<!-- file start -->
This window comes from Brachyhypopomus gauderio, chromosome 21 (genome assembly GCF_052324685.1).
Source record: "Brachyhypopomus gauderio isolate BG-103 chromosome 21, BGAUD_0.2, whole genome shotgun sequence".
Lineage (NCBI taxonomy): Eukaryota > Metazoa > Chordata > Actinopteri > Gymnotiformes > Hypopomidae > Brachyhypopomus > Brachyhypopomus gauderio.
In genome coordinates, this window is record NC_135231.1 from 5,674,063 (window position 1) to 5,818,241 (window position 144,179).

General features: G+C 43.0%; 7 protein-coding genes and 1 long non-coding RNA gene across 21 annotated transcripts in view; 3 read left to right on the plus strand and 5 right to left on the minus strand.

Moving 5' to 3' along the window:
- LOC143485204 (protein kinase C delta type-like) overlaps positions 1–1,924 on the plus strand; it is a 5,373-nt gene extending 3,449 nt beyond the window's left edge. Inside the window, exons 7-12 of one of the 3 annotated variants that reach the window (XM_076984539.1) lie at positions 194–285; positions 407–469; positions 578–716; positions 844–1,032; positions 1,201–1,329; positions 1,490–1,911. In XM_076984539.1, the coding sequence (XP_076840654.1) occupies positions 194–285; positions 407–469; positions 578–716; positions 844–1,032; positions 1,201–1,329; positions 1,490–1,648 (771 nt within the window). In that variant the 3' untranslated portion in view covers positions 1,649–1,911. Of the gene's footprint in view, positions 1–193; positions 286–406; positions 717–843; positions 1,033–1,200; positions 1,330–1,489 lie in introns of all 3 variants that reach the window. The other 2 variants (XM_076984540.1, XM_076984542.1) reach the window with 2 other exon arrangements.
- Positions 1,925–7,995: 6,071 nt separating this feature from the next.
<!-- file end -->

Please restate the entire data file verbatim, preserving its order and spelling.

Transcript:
This window comes from Brachyhypopomus gauderio, chromosome 21 (genome assembly GCF_052324685.1).
Source record: "Brachyhypopomus gauderio isolate BG-103 chromosome 21, BGAUD_0.2, whole genome shotgun sequence".
Lineage (NCBI taxonomy): Eukaryota > Metazoa > Chordata > Actinopteri > Gymnotiformes > Hypopomidae > Brachyhypopomus > Brachyhypopomus gauderio.
In genome coordinates, this window is record NC_135231.1 from 5,674,063 (window position 1) to 5,818,241 (window position 144,179).

General features: G+C 43.0%; 7 protein-coding genes and 1 long non-coding RNA gene across 21 annotated transcripts in view; 3 read left to right on the plus strand and 5 right to left on the minus strand.

Moving 5' to 3' along the window:
- LOC143485204 (protein kinase C delta type-like) overlaps positions 1–1,924 on the plus strand; it is a 5,373-nt gene extending 3,449 nt beyond the window's left edge. Inside the window, exons 7-12 of one of the 3 annotated variants that reach the window (XM_076984539.1) lie at positions 194–285; positions 407–469; positions 578–716; positions 844–1,032; positions 1,201–1,329; positions 1,490–1,911. In XM_076984539.1, the coding sequence (XP_076840654.1) occupies positions 194–285; positions 407–469; positions 578–716; positions 844–1,032; positions 1,201–1,329; positions 1,490–1,648 (771 nt within the window). In that variant the 3' untranslated portion in view covers positions 1,649–1,911. Of the gene's footprint in view, positions 1–193; positions 286–406; positions 717–843; positions 1,033–1,200; positions 1,330–1,489 lie in introns of all 3 variants that reach the window. The other 2 variants (XM_076984540.1, XM_076984542.1) reach the window with 2 other exon arrangements.
- Positions 1,925–7,995: 6,071 nt separating this feature from the next.